It's great to re visit some of my earlier musical choices to see if the music is still fresh. I can remember this being so different & original that it frightened a lot of people into the arms of Oasis. Some would have us believe that there was more than just professional jealousy involved but I prefer to think that there was a healthy amount of mutual respect with maybe a hint of competition. Either way, we got the best out of both bands at this time & it continued for many years. Great album with a rawness that is still as fresh as the day it was cut.
Probably like a lot of people, I heard Bitterweet Symphony and then Urban Hymns first in 1997. I got this a year or so later and it blew me away. Easily in my view their best album. The album flows perfectly, the band's chemistry is apparent on every track, you can tell they're a true democracy here and because of this Richard Ashcroft's natural swagger is subtle rather than cringeworthy. The band have always had a psychedelic dimension, Urban Hymns has it's spaced out moments too, so the comparisons with shoegaze are probably only because the album came out in 1993. Tracks like 'The Sun,The Sea','Virtual World' and 'Butterfly' have elements of Blues and Jazz in them too, while the subtle swagger is most apparent in 'Star Sail','Slide Away' and 'Blue'. The best moments though are the blissed out ambience and psychedelia of 'Beautiful Mind' and 'Make It 'Til Monday'. If you're curious about hearing a non-commercial side to Richard Ashcroft or The Verve or indeed just want to hear a fine 1990s psychedelia album then this one is worth checking out.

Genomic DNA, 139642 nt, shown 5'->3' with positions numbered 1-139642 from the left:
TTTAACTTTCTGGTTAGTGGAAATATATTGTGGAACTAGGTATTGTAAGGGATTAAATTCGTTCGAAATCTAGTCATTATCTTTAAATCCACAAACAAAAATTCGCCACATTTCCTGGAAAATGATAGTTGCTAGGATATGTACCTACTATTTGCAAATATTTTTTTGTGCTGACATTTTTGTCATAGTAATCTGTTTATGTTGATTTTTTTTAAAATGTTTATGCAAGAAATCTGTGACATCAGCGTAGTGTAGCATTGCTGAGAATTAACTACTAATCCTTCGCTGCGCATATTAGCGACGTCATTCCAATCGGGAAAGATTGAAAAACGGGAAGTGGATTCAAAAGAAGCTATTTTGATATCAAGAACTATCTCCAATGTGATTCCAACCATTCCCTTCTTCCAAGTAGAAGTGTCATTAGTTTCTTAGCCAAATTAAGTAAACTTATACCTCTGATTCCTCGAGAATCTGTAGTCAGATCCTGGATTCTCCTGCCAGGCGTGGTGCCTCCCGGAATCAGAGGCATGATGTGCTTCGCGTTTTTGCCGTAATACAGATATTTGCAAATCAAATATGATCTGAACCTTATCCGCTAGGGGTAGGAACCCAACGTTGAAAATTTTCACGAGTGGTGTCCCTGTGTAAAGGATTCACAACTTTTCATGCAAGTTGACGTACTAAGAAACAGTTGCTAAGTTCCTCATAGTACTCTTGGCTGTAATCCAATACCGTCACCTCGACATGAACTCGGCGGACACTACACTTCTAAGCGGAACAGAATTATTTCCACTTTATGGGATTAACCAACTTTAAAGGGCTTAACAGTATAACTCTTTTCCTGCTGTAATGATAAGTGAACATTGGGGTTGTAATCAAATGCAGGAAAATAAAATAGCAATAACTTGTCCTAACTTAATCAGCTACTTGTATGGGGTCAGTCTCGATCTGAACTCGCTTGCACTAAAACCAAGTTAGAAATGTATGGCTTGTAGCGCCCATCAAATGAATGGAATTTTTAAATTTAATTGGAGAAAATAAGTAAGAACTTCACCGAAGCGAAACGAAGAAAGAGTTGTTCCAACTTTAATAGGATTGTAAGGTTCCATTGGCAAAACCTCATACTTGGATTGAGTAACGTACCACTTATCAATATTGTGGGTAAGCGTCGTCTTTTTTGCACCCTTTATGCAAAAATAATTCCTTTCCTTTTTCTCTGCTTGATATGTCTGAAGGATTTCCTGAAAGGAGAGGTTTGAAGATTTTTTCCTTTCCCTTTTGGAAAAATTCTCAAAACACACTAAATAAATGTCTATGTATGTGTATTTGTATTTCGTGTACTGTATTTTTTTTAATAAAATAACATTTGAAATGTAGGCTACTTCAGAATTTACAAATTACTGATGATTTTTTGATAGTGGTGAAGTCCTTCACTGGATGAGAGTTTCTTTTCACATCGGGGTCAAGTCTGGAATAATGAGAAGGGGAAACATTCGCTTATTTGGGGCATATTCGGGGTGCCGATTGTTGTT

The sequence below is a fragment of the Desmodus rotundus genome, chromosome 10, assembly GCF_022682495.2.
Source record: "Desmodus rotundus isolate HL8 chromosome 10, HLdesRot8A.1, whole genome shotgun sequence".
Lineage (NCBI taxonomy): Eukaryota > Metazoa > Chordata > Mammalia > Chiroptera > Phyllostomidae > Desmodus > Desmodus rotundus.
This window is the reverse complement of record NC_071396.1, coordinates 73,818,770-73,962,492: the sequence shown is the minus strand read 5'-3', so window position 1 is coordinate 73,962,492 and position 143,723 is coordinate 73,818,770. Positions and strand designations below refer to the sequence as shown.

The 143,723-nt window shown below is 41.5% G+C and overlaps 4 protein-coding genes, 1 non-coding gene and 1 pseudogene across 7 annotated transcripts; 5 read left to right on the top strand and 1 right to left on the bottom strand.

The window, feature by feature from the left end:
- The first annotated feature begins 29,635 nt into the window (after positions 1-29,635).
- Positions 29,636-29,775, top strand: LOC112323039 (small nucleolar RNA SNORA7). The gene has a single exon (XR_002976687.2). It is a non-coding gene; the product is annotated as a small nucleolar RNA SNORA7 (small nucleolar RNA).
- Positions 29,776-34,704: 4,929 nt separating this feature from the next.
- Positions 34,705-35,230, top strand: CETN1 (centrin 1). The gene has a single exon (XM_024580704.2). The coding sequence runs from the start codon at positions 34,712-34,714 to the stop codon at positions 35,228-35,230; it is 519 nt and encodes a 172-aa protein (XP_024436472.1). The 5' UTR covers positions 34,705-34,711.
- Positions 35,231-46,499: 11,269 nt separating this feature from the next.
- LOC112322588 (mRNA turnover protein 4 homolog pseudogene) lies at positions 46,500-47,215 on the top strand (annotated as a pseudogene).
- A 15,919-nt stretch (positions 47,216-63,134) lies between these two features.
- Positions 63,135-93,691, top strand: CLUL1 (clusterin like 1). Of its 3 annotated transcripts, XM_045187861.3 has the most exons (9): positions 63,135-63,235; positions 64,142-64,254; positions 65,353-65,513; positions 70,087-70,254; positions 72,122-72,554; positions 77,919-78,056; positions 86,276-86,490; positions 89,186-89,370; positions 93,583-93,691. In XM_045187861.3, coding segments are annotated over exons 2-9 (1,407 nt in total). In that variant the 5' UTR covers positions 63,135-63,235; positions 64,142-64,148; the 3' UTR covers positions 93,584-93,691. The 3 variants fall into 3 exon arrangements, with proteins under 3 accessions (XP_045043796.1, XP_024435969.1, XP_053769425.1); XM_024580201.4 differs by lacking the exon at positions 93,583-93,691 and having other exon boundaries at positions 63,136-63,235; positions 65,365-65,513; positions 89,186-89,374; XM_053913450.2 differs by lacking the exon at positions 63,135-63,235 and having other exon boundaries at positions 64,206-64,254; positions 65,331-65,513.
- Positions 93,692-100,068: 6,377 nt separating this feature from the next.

This is the Verve at their best. It is the closest you can get (along with the EPs) to resonating those beautiful early Verve performances where songs lasted 20 minutes and your head and heart were taken somewhere else. There will always be a part of me left in the rafters of Sheffield Octogan in 1992. Guitar sounds that chime like distant bells echoing in a dreamy valley(from the best guitarist of the 90's). Drum beats that shuffle beautifully. Bass lines that remain understatedly melodic. And then theres that Ashcroft fellow before he went too ladish (all that C'mon malarchy!!). These were the days when the man would shuffle bare foot on an indian rug looking like a student lost in the late 60's. This is a fantastic album. It doesnt need to be like Urban Hymns. It doesnt need that cockyness of Luck man. It is perfect as it is. Best listened to in a cave to add echo to echo or in a car watching the sun set over the beautiful Derbyshire wilderness. Dont judge it by what happened in the late 90's. Judge it by the innocence of those long 92/93 summers. Epic
Out of the many albums i have listened to spanning across heavy metal through seventies rock to modern dance music, the Verves a storm in heaven has got to be one of the best i have listened to.From the opening chord of star sail you know you are going to be launched into a musical fantasy dreamland for the next 45 minutes. Nick McCabes reverb soaked, delay ridden guitar work draws from some of the best psychedelia of the seventies and Richard Ashcrofts soft vocals are more than capable of putting you into a soft mood. I fully reccomend it to anyone who likes to listen to a good bit of clever guitar work and it is most definitely the Verves finest hour